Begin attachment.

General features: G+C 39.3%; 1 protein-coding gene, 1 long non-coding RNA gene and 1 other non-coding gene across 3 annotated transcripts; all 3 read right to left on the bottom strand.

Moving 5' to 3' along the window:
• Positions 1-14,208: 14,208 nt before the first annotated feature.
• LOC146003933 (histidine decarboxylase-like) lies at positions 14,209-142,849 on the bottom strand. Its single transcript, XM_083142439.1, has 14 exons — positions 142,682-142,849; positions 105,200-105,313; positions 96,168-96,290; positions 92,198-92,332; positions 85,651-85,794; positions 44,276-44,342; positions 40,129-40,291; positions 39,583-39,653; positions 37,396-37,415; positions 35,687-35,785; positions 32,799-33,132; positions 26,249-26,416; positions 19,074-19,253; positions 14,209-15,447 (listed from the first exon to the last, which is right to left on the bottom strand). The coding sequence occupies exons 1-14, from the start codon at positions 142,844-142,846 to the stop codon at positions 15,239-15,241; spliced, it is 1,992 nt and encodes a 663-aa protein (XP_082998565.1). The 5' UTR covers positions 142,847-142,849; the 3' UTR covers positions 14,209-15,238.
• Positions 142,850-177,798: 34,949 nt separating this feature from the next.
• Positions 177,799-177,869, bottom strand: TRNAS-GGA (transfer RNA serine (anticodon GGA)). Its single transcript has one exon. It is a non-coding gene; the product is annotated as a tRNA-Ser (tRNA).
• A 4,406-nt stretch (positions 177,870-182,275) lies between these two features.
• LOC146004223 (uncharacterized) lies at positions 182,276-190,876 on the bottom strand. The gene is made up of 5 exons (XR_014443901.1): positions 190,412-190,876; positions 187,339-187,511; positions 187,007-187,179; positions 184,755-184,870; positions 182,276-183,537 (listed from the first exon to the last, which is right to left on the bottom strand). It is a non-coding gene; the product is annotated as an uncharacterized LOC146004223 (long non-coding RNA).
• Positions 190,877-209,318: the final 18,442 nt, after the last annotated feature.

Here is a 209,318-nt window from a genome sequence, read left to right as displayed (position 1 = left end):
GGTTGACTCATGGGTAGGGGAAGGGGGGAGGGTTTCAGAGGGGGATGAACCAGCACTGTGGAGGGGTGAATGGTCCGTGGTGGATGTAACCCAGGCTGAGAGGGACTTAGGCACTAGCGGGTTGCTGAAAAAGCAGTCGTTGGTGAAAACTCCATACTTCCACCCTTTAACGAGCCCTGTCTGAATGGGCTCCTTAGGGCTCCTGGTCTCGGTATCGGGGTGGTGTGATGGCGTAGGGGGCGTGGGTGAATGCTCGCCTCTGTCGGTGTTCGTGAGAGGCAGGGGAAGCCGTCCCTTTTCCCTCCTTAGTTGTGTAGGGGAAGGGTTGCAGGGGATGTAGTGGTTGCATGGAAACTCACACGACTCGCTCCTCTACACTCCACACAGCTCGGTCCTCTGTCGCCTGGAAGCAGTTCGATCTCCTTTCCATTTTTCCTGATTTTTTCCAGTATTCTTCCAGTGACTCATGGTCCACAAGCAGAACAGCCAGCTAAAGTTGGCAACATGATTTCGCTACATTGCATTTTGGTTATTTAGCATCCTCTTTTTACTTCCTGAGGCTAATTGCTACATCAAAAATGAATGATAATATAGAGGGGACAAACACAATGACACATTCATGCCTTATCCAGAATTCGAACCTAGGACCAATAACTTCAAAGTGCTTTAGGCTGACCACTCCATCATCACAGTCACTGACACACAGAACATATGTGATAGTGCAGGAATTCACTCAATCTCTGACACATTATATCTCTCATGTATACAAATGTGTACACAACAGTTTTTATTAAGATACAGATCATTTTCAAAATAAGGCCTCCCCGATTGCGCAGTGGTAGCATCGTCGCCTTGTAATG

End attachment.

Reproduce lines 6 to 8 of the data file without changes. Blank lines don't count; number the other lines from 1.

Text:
• Positions 177,799-177,869, bottom strand: TRNAS-GGA (transfer RNA serine (anticodon GGA)). Its single transcript has one exon. It is a non-coding gene; the product is annotated as a tRNA-Ser (tRNA).
• A 4,406-nt stretch (positions 177,870-182,275) lies between these two features.
• LOC146004223 (uncharacterized) lies at positions 182,276-190,876 on the bottom strand. The gene is made up of 5 exons (XR_014443901.1): positions 190,412-190,876; positions 187,339-187,511; positions 187,007-187,179; positions 184,755-184,870; positions 182,276-183,537 (listed from the first exon to the last, which is right to left on the bottom strand). It is a non-coding gene; the product is annotated as an uncharacterized LOC146004223 (long non-coding RNA).